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Alternatives to Bankruptcy

Alternatives to Bankruptcy

Alternatives to bankruptcy should be considered before filing, since the latter can be a painful experience that is best averted. One might be able to avoid bankruptcy proceedings by exploring other feasible options.
Aparna Iyer
Bankruptcy is a legal proceeding which is the result of the debtor's inability to repay his creditors. Its proceedings are structured to help a debtor settle debts that can be repaid, while money that cannot be requited is forgiven. The debtor can be a business entity, an individual, or a married couple. Although the debtor generally files for bankruptcy, the creditor might also initiate proceedings. Sometimes, even governments file for bankruptcy in order to settle their debts. On 1st May 2009, the Prime Minister of Zimbabwe admitted that the government was bankrupt. Deteriorating economic conditions have resulted in bankruptcy proceedings becoming a common place phenomenon. In fact, General Motors, a giant in the field of automotive manufacturing, filed for bankruptcy protection on 1st June 2009. It was observed in early April, that nearly 340 British individuals were going bankrupt on a daily basis. This brings us to the issue of whether filing for bankruptcy is a good alternative for a debt-laden consumer, corporate, or government.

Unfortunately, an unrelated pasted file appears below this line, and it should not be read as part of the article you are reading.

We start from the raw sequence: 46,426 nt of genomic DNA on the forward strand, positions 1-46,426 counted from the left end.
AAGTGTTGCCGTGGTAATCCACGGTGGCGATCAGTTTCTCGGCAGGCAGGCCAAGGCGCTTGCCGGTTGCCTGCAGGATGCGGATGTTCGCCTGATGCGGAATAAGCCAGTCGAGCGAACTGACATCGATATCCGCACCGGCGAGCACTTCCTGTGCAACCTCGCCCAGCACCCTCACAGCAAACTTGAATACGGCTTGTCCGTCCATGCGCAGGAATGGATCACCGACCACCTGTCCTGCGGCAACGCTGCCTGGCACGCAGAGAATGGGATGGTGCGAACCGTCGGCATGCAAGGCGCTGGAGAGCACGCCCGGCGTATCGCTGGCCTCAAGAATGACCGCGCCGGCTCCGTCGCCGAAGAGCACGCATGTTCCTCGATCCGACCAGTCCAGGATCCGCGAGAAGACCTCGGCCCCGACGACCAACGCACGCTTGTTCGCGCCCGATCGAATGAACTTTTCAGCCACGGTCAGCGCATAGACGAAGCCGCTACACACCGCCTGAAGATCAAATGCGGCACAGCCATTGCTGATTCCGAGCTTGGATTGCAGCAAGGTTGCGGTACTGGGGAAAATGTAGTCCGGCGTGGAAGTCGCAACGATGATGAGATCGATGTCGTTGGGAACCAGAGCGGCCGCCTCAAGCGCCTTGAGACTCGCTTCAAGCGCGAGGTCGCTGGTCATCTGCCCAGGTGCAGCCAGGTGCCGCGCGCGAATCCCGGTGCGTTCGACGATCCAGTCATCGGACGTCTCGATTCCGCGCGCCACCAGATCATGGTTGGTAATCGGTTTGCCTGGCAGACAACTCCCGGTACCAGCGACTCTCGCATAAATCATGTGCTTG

Filing for Bankruptcy―Is it the best way out?

From an economic perspective, bankruptcy results in driving out inefficient firms from business. Depending on the type of business entity, a business can file for it under Chapter 7, Chapter 11, or Chapter 13 of the Bankruptcy Code. Chapter 7 deals with liquidation of assets of the company, while Chapter 13 deals with the repayment of debt under a different set of covenants, and is meant only for sole proprietors and individuals. Chapter 11, on the other hand, results in restructuring a company. Restructuring is an expensive and lengthy process.